Pay-as-you-go contracts for electricity access: bridging the « last mile » gap? A case study in Benin

Publié le 24 juin 2020

Disponible uniquement en anglais

Par Mamadou Saliou Barry et Anna Creti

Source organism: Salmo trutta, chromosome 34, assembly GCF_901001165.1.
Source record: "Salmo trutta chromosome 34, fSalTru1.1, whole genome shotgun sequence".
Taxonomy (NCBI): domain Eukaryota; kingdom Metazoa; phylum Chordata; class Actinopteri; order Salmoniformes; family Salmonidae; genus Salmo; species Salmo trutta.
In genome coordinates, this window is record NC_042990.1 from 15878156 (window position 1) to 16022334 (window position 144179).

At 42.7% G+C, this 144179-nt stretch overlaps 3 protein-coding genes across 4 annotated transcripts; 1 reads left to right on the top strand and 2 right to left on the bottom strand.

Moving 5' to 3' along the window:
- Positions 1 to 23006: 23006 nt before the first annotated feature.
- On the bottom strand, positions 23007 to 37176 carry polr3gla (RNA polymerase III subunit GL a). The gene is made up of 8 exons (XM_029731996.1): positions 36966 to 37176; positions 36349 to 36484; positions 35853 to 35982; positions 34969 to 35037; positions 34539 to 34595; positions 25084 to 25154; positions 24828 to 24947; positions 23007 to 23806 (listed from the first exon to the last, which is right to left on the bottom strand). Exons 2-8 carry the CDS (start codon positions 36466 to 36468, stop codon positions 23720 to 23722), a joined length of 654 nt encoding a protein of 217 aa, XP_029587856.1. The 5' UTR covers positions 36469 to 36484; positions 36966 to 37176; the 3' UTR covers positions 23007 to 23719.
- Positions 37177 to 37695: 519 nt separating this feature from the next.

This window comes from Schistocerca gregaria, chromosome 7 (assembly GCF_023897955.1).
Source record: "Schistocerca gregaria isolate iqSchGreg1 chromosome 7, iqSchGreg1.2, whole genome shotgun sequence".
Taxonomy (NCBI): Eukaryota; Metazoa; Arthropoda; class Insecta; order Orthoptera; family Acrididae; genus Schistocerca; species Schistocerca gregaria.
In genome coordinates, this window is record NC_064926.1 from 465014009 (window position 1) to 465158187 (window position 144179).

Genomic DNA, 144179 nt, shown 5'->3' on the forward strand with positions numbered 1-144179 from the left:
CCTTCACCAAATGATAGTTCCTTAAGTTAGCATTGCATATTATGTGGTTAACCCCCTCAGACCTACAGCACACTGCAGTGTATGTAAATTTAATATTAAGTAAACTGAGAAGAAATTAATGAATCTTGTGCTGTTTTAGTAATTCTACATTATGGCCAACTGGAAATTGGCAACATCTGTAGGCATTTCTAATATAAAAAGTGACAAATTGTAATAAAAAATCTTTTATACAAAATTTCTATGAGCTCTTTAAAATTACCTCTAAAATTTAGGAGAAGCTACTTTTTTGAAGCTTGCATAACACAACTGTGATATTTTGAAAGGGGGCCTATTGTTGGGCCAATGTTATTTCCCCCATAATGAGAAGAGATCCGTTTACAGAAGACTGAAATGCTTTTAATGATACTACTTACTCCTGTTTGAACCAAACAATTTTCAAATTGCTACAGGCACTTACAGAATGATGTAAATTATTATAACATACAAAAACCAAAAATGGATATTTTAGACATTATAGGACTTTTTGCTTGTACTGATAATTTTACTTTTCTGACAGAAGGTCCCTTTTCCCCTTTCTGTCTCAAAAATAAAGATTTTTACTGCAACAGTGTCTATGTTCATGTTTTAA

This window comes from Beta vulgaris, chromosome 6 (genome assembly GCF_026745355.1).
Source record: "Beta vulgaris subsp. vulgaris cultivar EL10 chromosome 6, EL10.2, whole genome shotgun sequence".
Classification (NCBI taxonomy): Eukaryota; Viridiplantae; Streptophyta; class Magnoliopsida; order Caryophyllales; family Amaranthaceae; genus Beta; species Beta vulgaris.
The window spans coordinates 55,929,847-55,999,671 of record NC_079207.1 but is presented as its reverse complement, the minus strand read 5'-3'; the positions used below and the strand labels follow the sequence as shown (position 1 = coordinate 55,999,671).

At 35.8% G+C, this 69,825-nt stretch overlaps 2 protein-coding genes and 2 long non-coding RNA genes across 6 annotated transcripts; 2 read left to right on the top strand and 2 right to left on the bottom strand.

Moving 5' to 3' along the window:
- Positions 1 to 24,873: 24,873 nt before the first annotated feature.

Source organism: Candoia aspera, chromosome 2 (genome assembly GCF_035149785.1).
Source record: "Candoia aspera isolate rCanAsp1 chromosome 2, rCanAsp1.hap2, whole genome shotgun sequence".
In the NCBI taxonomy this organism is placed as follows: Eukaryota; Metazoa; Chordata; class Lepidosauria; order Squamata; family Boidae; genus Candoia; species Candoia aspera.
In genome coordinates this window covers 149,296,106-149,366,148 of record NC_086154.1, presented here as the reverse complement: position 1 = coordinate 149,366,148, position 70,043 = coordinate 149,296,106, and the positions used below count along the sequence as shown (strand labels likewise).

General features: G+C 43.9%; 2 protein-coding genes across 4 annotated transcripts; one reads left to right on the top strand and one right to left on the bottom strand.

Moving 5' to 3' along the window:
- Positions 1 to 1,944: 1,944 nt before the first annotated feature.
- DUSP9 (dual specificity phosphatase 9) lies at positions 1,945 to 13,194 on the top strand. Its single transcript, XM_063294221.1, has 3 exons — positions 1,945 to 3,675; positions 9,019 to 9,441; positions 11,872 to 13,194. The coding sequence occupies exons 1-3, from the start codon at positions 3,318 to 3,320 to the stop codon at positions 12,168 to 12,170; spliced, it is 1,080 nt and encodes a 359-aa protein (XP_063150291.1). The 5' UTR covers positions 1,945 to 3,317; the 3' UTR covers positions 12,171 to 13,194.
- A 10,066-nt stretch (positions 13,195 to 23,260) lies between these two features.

We analyze pay-as-you-go (PAYG) contracts subscribed by 10,120 consumers living in Benin (Sub-Saharan Africa) to purchase solar kits or panels for lighting and charging services. PAYG are flexible loans that allow fees payment through mobile banking. Most of the PAYG consumers live in well electrified areas (Cotonou, Porto Novo, Abomey Calavi, in the coastal zone). By estimating a very simple multinomial logit model, we find that these customers have a high probability to enroll in PAYG contracts. Living in urban and peri-urban areas, they use solar devices to substitute expensive and often unreliable grid electricity services. Consumers located in more periferic and less electrified areas (Savalou) have a low probability to default, as the substitution effect is weaker. Overall, in our case study, PAYG targets credit worthy consumers, in order to decrease the investment risk of the company providing solar devices. These results cast some doubts as to whether PAYG bridges the « last mile » electrification gap.

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